It’s out now –
A lot of good VMM fixes in there – which I will be testing soon. Bulk host agent update script is in Charbel’s blog here: https://charbelnemnom.com/2017/05/update-rollup-3-for-system-center-2016-is-now-available-sysctr-systemcenter-scvmm/
Details of SCOM fixes in Kevin’s blog here: http://kevingreeneitblog.blogspot.co.uk/2017/05/scom-2016-update-rollup-3-ur3-now.html
I’m a little disappointed to see DPM missed an update in UR3. VMware support is still missing from 2016 – but all will be forgiven if this turns up in UR4 along with fixes for woes experienced with UR2 currently:
Tape Library Sharing – 2012 OS cannot remove TL sharing & re-establishing 2016 OS TL required a manual DB cleanout (with Premier Support).
Console Crashing on PG alteration – requires DLL from MS (see my previous posts)
Mount points, whilst supported for the storage (see my other posts) uncover a known issue with DPM mouting the VHDX files for Modern backup Storage – the workaround for this is to add a drive letter to the storage.
If you don’t urgently need supported SQL 2016 backups / SharePoint 2016 protection from DPM, I would seriously consider sticking to UR1 for now.
Roll on UR4! 🙂
Take the pain away from manual deployment – grab the agent and put it into SCCM. The command lines for agent install (2016 UR2) are:
DPMAgentInstaller_KB3209593_AMD64.exe /q /IAcceptEULA
DPMAgentInstaller_KB3209593.exe /q /IAcceptEULA (for x86)
Just make sure all the agent pre-reqs are in place (WMF 4.0 for 2008 R2 etc…) and make the detection of those a pre-req for the SCCM deployment.
If you know what DPM server you are going to protect with – simply add the server name to the install above – that will open the ports and make the agent ready to be attached.
If you dont just yet – then run a second SCCM task to call a batch file running the setdpmserver.exe (in the DPM agent Bin directory) to configure the agent.
Run an “Application deployment type compliance details” report in SCCM, using your target collections, application, deployment type and status of “Success” to generate a CSV file of the installed agents.
Take the computer name column in excel, append your domain name (using concatenate) and put the resulting list into a .txt file (no headings or any other info required)
Open the DPM console – select Install, Attach Agents, click add from file and point to your txt file.
Output from SCCM report, manipulate and import in ~10 mins saving many hours of manual config.
Recent installs of VMM 2016 have shown nice improvements over 2012, especially a much needed performance boost with storage operations through SMI-S.
Our latest SMI-S provider from NetApp (for ontap 9.1) in combination with VMM 2016 – seems to be light years ahead of 2012 R2. It’s responsive and carries out tasks in a tenth of the time that VMM 2012 took with ontap 8.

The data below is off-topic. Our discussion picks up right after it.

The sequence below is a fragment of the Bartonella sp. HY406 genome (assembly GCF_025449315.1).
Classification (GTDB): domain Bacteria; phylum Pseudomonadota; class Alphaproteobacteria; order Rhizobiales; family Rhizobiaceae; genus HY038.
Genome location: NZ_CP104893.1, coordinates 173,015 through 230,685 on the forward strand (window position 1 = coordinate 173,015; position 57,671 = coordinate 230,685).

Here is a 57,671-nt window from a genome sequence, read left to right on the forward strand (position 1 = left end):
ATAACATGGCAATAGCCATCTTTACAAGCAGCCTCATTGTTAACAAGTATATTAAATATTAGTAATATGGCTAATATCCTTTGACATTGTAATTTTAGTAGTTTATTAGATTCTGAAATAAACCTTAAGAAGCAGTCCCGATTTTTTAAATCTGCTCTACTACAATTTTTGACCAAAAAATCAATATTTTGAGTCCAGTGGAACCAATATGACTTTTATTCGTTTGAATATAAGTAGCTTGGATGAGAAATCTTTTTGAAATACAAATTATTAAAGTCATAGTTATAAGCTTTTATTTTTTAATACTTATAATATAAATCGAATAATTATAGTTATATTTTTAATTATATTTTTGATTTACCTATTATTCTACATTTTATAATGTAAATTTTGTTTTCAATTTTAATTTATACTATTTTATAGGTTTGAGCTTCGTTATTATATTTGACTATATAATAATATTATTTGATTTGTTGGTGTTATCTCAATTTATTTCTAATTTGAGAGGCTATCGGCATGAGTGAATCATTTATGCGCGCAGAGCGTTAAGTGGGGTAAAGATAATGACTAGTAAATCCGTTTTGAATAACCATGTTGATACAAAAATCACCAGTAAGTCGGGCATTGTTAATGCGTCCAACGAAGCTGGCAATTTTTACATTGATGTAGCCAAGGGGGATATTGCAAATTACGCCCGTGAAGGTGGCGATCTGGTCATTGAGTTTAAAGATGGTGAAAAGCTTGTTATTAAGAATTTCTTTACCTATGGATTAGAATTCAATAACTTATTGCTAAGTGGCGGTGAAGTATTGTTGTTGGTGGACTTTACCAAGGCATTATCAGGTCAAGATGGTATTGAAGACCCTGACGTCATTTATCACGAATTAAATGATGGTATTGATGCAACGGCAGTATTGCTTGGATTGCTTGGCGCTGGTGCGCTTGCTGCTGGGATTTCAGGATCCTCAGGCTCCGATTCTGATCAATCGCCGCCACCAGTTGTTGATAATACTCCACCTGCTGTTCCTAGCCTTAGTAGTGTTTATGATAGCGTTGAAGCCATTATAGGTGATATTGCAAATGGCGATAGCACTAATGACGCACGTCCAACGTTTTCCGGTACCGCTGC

All issues with the SMI-S provider going unresponsive have been found to be due to a little service running in windows:
This little chap seems to randomly keel over – with system and application logs revealing nothing as to why.
- Log Name: Application
Source: Application Error
Date: 28/04/2017 17:44:20
Event ID: 1000
Task Category: (100)
Faulting application name: svchost.exe_MSStrgSvc, version: 10.0.14393.0, time stamp: 0x57899b1c
Faulting module name: concrete.dll, version: 10.0.14393.0, time stamp: 0x57899a8c
Exception code: 0xc0000005
Fault offset: 0x0000000000002eb0
Faulting process ID: 0xe38
Faulting application start time: 0x01d2c03e31b6c56d
Faulting application path: C:\Windows\system32\svchost.exe
Faulting module path: c:\windows\system32\concrete.dll
Report ID: 1bc955fe-6a3b-469b-8c0c-de7992f3858d
Faulting package full name:
Faulting package-relative application ID:
I have logged it with premier support – they know about it, but a fix isn’t available as yet. Frustrating, but not the end of the world – just start the service again, wait 2 mins, then refresh the provider in SCVMM – all is good!
As soon as a fix is available – I will post an update here.
- WinCXE is planning of hotfix for Windows 10 version 1607. The KB article ID is going to be 4019472.
This should be available towards the end of May 2017.
An excellent feature of 2016 and not to be missed. Gone is the LDM limitation and the volume mess of 2012. This is by far the best improvement on the table for DPM.
I followed some guides to test – mounting 64tb of backup storage as drive letters to windows makes it a target for temporary storage – VERY IRRITATING INDEED
You will quickly find your DPM volume has attracted itself as a temporary dumping ground for hotfixes and patches. This is not acceptable.
To avoid this – simply create yourself a folder on C: – in this case ‘MountPoints’, create yourself two empty folders – then mount your backup storage in there – rather than assigning a drive letter.
Open DPM, refresh disks and click add – you will see the two volumes available for use.
Windows wont see them in it’s drive letter searches and thusly – they will remain clutter free and available for DPM use only!
As long as you make sure they have a volume label – SCOM will happily monitor the health of drives mounted in this manner.
Update – Aug 2017
Currently under UR2, we experience errors pertaining to DPM being unable to mount certain files under the mount points. It’s a known issue and current workaround is to also add a drive letter to the disks (can be added along side the mount point, no need to change anything else).
This should be resolved in further updates.